Bullying was common among LGBTQ youth who committed suicide between 2003 and 2017, Yale researchers reported in a letter to JAMA Pediatrics last week.
Dr. Kristy A. Clark of Yale, author or the report, told MedPage Today, “Experiencing bullying is associated with a host of mental health problems including things like depression [and] anxiety that contribute to suicidal thoughts and behavior,” Clark told MedPage Today. “For adolescents who are LGBTQ and already navigating the internal psychological process of coming to terms with an LGBTQ identity, that is compounded by things like bullying and social rejection, which can then influence mental health and suicidality.”
The report studied 9,884 cases of children 10-19 who died from suicide over a 14-year period between 2003 and 2017. It found LGBTQ youth were bullied nearly four times more frequently than their heterosexual peers, and LGBTQ children ages 10-13 were most likely to experience bullying that directly led to suicide.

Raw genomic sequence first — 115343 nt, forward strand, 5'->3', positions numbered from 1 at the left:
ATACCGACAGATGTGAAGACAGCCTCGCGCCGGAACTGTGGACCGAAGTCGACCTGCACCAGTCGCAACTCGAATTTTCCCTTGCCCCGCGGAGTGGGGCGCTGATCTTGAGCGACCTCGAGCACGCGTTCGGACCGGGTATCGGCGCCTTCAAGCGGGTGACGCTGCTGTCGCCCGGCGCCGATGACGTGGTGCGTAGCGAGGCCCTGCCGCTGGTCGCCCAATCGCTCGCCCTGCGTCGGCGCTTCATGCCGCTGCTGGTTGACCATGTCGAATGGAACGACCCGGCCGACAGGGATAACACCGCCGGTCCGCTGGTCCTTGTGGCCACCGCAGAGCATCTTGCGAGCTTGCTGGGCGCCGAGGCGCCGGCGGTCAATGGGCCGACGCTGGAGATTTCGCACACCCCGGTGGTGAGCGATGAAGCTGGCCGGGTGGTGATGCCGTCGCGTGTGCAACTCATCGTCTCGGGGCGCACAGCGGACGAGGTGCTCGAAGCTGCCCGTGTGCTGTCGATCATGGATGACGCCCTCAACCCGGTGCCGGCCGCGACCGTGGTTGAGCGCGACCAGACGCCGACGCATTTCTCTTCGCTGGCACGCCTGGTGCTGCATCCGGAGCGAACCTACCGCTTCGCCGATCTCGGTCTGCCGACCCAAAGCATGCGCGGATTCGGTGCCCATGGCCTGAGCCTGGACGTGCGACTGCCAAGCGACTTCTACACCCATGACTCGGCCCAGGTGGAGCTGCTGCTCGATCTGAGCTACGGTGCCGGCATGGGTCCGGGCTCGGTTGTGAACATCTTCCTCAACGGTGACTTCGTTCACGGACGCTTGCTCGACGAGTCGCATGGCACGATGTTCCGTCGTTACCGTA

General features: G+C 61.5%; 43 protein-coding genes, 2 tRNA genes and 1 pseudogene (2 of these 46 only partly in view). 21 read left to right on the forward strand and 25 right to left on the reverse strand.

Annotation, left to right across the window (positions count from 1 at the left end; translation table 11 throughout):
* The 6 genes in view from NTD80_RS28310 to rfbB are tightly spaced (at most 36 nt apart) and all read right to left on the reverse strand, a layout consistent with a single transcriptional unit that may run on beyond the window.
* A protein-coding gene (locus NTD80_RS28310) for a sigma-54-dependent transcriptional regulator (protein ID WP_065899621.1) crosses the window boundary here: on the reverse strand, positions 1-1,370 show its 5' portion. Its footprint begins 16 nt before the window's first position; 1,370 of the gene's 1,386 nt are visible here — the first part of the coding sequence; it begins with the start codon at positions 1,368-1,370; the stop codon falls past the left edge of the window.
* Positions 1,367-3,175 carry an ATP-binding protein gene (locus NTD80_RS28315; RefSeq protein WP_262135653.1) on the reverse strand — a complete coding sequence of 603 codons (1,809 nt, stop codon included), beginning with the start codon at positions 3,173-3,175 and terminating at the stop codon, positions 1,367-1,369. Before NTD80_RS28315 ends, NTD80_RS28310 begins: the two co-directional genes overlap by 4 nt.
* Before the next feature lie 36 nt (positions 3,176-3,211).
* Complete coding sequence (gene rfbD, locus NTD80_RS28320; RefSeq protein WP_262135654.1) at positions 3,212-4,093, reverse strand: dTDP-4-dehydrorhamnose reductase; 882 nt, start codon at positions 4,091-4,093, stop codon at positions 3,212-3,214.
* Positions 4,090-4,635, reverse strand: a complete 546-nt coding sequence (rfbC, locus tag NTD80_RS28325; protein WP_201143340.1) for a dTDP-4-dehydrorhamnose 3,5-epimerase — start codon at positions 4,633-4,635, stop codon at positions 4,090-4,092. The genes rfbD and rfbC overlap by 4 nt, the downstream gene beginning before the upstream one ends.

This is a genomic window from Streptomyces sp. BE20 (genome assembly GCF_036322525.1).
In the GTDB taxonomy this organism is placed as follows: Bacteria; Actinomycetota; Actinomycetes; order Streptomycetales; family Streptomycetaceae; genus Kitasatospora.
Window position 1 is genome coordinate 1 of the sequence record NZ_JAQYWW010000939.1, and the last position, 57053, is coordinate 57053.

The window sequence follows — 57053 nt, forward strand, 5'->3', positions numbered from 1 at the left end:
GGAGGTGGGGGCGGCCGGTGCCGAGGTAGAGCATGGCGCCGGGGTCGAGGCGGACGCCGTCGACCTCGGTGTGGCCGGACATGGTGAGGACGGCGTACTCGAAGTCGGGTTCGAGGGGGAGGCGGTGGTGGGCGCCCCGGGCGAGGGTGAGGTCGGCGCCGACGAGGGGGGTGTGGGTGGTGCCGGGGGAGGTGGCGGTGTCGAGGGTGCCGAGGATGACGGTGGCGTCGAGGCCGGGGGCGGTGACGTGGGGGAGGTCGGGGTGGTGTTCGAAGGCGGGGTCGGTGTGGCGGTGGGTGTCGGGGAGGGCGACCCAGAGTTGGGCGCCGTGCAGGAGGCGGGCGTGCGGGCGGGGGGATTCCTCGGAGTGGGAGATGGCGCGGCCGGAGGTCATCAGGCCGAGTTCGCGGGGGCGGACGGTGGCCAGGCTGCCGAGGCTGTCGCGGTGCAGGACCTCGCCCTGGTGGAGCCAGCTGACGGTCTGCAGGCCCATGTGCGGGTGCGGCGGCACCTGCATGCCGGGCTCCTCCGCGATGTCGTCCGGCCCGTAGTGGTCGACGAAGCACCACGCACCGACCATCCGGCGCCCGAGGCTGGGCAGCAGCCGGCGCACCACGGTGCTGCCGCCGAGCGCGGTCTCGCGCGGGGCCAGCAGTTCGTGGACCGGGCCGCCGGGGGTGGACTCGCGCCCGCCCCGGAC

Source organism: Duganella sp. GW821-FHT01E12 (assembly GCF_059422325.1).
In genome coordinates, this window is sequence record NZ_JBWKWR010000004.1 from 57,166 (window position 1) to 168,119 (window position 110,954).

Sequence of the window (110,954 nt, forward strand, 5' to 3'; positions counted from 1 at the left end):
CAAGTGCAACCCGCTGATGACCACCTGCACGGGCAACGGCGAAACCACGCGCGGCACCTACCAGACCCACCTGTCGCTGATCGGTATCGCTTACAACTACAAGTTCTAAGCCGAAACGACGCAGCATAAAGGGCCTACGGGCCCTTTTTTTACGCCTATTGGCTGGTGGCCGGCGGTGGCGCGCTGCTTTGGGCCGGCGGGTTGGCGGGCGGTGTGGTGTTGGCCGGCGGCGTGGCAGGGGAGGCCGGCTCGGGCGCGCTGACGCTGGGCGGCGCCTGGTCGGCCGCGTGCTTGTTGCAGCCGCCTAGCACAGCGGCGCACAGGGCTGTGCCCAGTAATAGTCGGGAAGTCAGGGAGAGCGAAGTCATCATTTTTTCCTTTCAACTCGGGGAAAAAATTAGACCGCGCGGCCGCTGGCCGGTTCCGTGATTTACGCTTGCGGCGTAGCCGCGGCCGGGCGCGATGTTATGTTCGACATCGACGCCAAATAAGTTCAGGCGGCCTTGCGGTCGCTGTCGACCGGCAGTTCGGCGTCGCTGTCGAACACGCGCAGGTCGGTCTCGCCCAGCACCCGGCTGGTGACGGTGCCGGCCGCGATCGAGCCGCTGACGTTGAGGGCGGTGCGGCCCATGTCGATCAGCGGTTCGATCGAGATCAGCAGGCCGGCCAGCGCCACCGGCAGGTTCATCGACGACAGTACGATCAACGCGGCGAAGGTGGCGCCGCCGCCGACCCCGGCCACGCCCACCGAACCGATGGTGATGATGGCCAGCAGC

Dr. Clark and co-authors consulted coroner and law enforcement reports for adolescent suicide from the National Violent Death Reporting System (NVDRS) over the 14-year period. They examined records that were keyed with terms related to bullying as ell as LGBTQ. Sexual orientation and transgender status were added to the NVDRS in 2013, and many suicides coded before that were also categorized as LGBTQ.